Israeli law applies international norms to Actual Carriers, both sea and air, including limited liability clauses. Thus, the Israeli Marine Goods Transportation Ordinance applies the Hague Regulations to bills of lading issued by marine carriers which include limited liability clauses. Limited liability clauses also apply to air carriers, by virtue of the convention for the unification of certain rules concerning international air transportation (Warsaw/Montreal Conventions), which were adopted in Israeli Air Transportation Law. While there has been a worldwide change in attitude to international freight forwarders acting as contractual carriers, so that their legal duties and rights are equalized in certain circumstances to those of Actual Carriers, the liability of the Israeli freight forwarders is unclear and is not resolved by the Israeli legislation.
The Israeli Courts ruling in recent years in such claims against international freight forwarders do not have uniform results. An analysis of courts judgments shows that despite of conflicting results, a general principle can be determined which, when implanted, under various circumstances leads to different results: The international freight forwarders liability is derived from the contents of the undertakings it has assumed in each particular case and from the manner such have been fulfilled (or have not been fulfilled) by it. The undertakings of the international freight forwarder may be given by any means whatsoever, in writing, by the issuing of a Bill of Lading, a letter of undertaking, a quotation, and so on – or verbally.
The international freight forwarder is liable for the contractual undertakings provided by it, regardless of whether such were reasonable undertakings relating to the operations of the freight forwarder with which the freight forwarder could comply, or whether they were undertakings within the framework of which, in effect, the freight forwarder assumed unreserved liability for the operations of the actual carriers. Freight forwarder acting as a common freight forwarder (and not as a contractual carrier), as coordinating between consignor and the actual carriers, does not bear liability for damage caused during the course of the transportation or for the actions and failures of the carrier, however it is liable for damages due to its own acts and omissions, on the basis of culpability.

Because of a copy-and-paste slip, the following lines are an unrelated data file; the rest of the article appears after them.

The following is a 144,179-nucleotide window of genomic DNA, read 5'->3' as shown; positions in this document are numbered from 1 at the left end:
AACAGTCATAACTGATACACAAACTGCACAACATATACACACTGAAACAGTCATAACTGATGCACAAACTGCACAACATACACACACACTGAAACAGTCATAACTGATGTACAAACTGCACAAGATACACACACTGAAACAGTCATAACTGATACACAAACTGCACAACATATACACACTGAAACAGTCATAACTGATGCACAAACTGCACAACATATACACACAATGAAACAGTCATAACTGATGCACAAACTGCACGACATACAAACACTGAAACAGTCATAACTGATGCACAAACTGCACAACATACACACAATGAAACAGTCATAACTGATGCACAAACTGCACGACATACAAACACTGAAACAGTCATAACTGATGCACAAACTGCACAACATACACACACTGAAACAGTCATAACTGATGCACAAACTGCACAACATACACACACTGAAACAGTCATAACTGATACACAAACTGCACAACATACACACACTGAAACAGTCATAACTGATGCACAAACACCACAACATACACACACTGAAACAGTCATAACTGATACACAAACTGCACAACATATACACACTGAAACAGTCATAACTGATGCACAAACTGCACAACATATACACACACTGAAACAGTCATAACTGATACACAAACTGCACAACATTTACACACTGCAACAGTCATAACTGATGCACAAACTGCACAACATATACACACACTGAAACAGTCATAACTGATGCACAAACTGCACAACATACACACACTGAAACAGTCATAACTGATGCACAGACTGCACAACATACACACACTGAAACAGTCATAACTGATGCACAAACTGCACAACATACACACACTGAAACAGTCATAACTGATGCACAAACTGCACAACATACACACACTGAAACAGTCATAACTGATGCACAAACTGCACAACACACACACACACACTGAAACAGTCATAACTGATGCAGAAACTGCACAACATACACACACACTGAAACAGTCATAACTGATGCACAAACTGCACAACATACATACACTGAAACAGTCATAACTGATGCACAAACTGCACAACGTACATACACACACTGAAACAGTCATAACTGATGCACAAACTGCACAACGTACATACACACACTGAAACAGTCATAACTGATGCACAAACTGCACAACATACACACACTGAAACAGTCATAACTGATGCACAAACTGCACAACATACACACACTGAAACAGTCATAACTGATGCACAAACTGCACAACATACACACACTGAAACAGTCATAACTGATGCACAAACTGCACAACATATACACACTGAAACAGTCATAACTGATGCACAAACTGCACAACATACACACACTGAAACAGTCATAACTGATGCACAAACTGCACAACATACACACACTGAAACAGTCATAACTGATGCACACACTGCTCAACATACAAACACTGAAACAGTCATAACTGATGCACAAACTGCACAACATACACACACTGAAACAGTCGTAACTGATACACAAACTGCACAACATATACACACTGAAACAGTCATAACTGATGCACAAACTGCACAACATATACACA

The Israeli Courts attribute considerable weight to the contractual undertakings of the international freight forwarders towards its customers. Freight forwarders who have assumed undertakings which are similar to those of the actual carrier or any other unreserved undertakings, will bear the consequences of these undertakings.
In comparison, international freight forwarders who have assumed only the ordering and coordinating operations with the carriers, and who have refrained from taking upon themselves independent undertakings to transport the cargo, shall bear liability for the order and coordination alone, and if they have executed the order and coordination in accordance with reasonable standards of measure, customary in the international freight forwarding sector, no liability cannot be imposed upon them for the failure of the cargo to reach its destination at the planned time and/or in sound condition.